First  Prev  1  2  Next  Last
Post Reply Best way to learn japanese?
48616 cr points
Send Message: Send PM GB Post
25 / M
Online
Posted 2/11/15
I'm currently looking into purchasing software or a program for learning japanese. I've heard the Rosetta Stone version for japanese is horrible, and the Pimsleur method is great. Any ideas from the crunchyroll family? It's my intent to play VN's in their native language one day...
116 cr points
Send Message: Send PM GB Post
M / Attending to you
Offline
Posted 2/11/15
what if you tried to get a Japanese lover?
One Punch Mod
85792 cr points
Send Message: Send PM GB Post
F / Boston-ish
Offline
Posted 2/11/15 , edited 2/11/15

VAHitokiri wrote:

I'm currently looking into purchasing software or a program for learning japanese. I've heard the Rosetta Stone version for japanese is horrible, and the Pimsleur method is great. Any ideas from the crunchyroll family? It's my intent to play VN's in their native language one day...


I don't have any particular advice, but did want to let you know I've moved this over to our Advice, Info, Recommendations forum.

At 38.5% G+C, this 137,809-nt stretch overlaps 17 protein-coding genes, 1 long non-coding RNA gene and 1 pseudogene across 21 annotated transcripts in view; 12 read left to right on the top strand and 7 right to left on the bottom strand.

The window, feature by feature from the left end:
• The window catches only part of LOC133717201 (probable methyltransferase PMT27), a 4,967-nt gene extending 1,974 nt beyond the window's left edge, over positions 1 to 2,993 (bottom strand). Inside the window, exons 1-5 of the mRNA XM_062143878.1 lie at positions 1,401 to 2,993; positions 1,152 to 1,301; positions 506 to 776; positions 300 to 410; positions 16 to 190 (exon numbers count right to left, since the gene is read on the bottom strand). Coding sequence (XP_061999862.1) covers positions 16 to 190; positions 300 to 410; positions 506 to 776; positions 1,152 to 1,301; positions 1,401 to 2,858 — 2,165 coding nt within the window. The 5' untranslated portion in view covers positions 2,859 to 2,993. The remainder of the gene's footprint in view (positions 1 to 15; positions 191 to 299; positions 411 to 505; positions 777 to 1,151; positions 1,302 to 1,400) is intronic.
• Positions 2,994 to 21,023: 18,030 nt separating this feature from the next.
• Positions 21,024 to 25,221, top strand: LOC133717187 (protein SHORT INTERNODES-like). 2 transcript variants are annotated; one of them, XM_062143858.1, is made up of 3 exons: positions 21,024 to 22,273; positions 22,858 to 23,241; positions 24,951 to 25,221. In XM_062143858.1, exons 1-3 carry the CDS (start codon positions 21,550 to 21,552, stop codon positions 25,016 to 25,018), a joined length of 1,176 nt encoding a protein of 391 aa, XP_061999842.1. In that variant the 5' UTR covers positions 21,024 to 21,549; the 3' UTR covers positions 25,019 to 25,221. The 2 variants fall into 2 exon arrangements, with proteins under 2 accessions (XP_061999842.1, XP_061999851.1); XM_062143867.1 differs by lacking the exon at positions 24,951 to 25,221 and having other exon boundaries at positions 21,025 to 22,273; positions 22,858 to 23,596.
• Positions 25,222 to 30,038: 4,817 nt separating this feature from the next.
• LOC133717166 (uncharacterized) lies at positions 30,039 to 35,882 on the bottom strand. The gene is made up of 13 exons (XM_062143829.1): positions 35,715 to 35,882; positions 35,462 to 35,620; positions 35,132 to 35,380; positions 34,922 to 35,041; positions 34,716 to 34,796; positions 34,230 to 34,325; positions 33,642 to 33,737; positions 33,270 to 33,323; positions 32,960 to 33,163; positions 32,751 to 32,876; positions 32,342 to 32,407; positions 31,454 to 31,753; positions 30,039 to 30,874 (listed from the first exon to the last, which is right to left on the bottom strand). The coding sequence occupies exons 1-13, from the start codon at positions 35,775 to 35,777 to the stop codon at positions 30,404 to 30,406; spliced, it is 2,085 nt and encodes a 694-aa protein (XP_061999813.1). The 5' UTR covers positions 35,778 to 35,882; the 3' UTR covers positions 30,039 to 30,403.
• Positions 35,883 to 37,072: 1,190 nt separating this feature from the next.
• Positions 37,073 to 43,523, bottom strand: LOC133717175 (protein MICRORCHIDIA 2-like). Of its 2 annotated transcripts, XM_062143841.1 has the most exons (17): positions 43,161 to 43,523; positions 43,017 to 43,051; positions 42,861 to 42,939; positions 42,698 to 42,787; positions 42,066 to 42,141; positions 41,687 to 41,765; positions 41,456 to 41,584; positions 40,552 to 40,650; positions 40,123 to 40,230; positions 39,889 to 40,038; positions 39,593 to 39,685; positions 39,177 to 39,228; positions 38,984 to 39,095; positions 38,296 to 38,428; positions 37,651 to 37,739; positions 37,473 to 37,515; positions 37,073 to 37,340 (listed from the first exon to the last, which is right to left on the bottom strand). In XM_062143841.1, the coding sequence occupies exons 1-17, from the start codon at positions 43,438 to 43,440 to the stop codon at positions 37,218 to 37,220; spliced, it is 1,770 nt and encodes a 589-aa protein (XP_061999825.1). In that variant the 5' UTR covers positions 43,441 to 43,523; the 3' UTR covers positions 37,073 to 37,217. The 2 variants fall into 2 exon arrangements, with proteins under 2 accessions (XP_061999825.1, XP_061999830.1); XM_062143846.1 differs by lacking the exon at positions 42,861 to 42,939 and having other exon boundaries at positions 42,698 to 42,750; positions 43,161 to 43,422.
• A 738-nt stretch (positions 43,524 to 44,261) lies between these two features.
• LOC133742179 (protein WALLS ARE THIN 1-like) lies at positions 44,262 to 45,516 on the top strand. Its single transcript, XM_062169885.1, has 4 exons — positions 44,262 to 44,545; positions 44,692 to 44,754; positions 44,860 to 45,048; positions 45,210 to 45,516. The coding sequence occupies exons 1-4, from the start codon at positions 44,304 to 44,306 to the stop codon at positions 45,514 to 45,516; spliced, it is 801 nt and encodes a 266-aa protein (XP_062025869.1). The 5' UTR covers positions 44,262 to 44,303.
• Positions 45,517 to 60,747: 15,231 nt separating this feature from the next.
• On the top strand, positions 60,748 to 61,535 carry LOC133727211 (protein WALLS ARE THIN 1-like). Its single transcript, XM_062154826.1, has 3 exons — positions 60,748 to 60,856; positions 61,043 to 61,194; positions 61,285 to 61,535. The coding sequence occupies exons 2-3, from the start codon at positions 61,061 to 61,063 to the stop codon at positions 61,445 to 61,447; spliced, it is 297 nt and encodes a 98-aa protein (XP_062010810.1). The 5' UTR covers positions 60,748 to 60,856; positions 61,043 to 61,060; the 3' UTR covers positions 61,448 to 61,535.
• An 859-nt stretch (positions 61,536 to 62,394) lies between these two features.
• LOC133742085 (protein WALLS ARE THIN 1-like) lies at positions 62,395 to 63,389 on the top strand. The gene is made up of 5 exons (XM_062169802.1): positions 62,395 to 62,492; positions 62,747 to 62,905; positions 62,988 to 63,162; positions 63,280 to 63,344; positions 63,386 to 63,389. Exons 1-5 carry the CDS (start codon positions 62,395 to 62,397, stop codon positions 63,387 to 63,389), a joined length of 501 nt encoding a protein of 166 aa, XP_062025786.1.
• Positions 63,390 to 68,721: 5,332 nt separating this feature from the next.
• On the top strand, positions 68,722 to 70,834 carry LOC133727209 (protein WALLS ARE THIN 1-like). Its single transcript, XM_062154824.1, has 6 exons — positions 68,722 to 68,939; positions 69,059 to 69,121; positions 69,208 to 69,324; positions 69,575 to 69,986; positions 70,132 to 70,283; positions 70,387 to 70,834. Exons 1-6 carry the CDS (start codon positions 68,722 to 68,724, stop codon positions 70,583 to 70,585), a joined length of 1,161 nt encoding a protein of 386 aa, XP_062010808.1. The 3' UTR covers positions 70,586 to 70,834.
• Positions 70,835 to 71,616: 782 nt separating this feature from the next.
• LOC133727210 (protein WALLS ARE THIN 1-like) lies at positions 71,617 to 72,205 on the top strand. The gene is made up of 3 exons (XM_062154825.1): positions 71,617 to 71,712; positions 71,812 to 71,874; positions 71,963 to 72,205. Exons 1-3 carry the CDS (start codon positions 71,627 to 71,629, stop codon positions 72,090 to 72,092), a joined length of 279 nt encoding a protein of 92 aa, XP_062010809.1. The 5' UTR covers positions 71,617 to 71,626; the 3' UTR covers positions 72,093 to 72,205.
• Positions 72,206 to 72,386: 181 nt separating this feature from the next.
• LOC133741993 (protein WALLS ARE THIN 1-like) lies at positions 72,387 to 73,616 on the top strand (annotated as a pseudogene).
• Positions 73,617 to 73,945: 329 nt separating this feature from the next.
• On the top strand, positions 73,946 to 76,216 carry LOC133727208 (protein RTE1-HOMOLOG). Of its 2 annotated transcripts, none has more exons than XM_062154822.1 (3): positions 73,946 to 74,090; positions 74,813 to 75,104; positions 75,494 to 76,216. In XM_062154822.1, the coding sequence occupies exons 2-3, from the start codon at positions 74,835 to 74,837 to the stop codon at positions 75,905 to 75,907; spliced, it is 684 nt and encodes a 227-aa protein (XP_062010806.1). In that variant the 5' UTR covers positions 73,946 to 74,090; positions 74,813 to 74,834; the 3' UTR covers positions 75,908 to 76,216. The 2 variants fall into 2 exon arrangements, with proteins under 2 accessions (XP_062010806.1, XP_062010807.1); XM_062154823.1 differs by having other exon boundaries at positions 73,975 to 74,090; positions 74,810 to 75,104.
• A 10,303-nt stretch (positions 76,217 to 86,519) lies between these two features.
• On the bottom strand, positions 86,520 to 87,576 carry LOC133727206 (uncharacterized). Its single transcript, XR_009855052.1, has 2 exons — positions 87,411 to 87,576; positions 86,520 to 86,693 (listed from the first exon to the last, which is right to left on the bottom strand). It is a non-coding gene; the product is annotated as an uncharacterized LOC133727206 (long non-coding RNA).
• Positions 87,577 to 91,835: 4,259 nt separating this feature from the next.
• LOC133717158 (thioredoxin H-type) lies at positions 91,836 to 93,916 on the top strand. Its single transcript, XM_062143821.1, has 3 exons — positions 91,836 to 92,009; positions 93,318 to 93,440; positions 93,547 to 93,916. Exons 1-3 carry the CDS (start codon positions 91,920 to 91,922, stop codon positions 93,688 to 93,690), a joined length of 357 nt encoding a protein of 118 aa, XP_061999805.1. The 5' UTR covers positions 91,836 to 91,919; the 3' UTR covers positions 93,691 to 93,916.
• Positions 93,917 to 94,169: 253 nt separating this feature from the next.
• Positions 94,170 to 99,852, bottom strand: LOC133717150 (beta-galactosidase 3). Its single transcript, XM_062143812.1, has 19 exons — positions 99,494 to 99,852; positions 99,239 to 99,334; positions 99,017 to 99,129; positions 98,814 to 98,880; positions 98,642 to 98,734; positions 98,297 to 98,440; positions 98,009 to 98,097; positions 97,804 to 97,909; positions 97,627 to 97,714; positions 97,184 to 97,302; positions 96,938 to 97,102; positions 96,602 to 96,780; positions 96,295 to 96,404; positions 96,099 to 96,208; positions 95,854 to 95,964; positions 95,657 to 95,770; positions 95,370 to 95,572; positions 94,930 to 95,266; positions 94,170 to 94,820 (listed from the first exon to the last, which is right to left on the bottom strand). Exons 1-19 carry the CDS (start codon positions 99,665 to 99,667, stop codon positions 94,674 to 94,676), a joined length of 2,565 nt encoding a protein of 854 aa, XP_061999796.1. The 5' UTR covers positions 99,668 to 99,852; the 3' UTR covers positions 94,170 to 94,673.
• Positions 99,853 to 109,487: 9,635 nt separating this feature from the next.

Also, I know there's a Crunchyroll Group dedicated to Japanese language learning, so you might want to check that out. Here's a link to the thread where the creator announced it and describes it a bit:

/forumtopic-880415/do-you-love-the-japanese-language-are-you-passionate-about-learning-if-so-please-join-my-club
48616 cr points
Send Message: Send PM GB Post
25 / M
Online
Posted 2/11/15

-Genuine wrote:

what if you tried to get a Japanese lover?


I have an irish-american waifu, so i'm good bruh.

I have heard that's one of the best methods though.
116 cr points
Send Message: Send PM GB Post
M / Attending to you
Offline
Posted 2/11/15
Irish-American? that is very brave of you sir. Well the Irish part anyways
18602 cr points
Send Message: Send PM GB Post